Although all my books have been available on Amazon Kindle for a while, I only got a Kindle a few weeks ago. Since then, I think the only paper book I’ve read is Kawabata’s The Sound of the Mountain, which isn’t available on Kindle.
Daishin Stephenson was giving me some shit (as is her wont) about this. “I haven’t seen you with a real book since you got your Kindle,” she said.
I looked up from my Kindle. “This is a real book I’m reading right now,” I said.
“No, it isn’t. It’s just plastic and electronics.”
I pointed to the books on the shelf. “Then these aren’t real books either. They’re just paper, ink and cardboard.”
Paper-and-ink has no innate “bookness.” Neither does the Kindle. Both are delivery systems for the book. And, though I never thought I’d say this, I prefer the Kindle.
No one was more skeptical about e-books than I. Worse, I was an absolute nay-sayer. Back in, I think, 2004, I wrote that the book was that rare invention that was almost perfect from the beginning, which is why the form had undergone only one change in six centuries. That one change was the introduction of the paperback, which made books cheaper and more portable. With that, I was convinced that the delivery system was now perfect.
How wrong I was.
Allan Guthrie - author, literary agent and publisher - has annoyed some Luddites by saying that the e-book is to books now what the paperback was to books 70 years ago. I can’t see any rebuttal.
Some publishers insist on charging the same prices (or more) for e-books as for paper books, but there are so many others with the savvy to charge lower prices (since the production cost is so much lower), resulting in an abundance of cheap, high-quality e-books. I find text on the Kindle easier on the eye than on paper, and the Kindle is so light, it’s more comfortable to hold when reclining (which, being lazy, I do a lot of). And my Kindle is one of the older models; the newer ones - like Daishin’s (yes, she has one) are even lighter.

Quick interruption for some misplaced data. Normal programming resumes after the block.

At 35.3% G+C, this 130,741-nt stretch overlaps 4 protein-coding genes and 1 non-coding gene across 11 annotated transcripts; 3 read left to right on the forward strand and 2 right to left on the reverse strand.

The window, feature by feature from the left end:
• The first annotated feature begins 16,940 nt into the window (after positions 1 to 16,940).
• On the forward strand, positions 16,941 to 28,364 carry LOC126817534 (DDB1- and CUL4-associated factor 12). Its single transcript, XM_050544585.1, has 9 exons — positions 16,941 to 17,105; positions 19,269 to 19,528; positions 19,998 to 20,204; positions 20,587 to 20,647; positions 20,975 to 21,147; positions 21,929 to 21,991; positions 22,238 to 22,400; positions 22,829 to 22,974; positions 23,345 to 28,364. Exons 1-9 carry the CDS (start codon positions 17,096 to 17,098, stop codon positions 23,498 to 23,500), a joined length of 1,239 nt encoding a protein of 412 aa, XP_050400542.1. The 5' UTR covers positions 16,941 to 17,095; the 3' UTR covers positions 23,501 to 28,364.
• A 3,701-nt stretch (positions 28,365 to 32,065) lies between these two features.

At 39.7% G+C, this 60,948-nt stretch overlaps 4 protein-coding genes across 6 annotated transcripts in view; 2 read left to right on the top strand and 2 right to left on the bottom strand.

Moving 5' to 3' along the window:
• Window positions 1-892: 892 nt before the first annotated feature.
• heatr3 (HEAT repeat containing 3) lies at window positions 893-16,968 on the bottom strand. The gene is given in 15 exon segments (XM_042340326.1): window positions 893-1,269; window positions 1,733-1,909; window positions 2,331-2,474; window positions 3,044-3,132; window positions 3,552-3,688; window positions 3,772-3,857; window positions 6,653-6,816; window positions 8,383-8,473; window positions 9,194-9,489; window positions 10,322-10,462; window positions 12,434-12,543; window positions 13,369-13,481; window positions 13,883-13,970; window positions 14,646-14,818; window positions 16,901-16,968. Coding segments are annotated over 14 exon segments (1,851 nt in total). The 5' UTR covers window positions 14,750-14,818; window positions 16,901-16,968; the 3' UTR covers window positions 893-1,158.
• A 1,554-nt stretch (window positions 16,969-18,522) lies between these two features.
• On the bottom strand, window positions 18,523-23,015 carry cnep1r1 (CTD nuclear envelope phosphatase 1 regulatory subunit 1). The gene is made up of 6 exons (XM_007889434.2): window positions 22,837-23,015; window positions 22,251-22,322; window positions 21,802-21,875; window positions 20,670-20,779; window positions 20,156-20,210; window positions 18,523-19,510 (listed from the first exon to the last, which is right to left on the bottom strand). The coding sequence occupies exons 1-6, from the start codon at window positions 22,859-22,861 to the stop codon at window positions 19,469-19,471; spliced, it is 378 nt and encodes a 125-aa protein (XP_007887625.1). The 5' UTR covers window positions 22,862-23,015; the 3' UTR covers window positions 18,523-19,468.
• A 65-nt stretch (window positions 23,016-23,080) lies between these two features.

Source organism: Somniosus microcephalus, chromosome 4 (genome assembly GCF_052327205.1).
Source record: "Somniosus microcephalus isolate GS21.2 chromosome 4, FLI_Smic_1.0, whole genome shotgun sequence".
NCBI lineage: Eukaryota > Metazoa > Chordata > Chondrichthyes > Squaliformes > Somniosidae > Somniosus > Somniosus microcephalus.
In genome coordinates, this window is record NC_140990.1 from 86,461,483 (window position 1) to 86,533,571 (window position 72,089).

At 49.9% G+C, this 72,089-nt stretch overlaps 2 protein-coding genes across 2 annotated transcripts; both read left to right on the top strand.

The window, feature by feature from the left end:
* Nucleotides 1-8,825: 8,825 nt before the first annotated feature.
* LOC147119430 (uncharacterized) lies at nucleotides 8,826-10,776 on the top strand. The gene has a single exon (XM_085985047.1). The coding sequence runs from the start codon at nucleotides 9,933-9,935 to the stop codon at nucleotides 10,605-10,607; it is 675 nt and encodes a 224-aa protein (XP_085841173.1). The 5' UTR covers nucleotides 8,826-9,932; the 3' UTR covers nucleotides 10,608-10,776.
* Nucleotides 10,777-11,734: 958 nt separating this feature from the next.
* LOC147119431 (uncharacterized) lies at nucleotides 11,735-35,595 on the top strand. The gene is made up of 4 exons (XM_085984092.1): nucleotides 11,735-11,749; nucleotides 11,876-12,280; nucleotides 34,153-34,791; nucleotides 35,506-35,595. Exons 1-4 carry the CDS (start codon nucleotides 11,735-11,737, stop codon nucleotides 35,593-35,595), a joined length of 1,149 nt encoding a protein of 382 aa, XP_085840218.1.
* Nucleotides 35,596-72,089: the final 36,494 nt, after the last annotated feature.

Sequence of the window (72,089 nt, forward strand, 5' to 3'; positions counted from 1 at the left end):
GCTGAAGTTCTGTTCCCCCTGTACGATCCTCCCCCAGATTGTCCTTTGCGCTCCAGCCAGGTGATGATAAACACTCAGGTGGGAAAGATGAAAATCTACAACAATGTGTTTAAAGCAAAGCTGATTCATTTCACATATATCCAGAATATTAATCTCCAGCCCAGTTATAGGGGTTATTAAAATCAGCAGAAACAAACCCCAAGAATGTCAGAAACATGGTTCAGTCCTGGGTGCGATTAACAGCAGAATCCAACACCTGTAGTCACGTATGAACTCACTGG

Since I’m so lazy, I also appreciate that I no longer must endure the cruel indignity of having to get up from my chair or bed and walk to the bookshelf to choose a book. I just click a button, and it appears. Eat your heart out, Captain Kirk.
I’m obviously not alone in feeling this way; I have 12 books published, in paperback and on Kindle, and they sell far more on Kindle than in paperback.
I’m not turning away from the old paper-and-ink delivery system entirely. There are books - such as the magnificent Calla reproduction of the Edwardian-era Tales of Mystery and Imagination I received as a birthday present (from guess who?) - that I treasure. This is also true of the Tanahashi translation of Dogen’s Shobogenzo, and of a few art books, graphic novels, first editions and books written and signed by friends.
But, other than those, I’d happily have my entire library on the Kindle. I’m in the process of packing to move, and I think this is going to be the easiest move I’ve ever done, since most of the hundreds of books I have in the old delivery system won’t be going with me.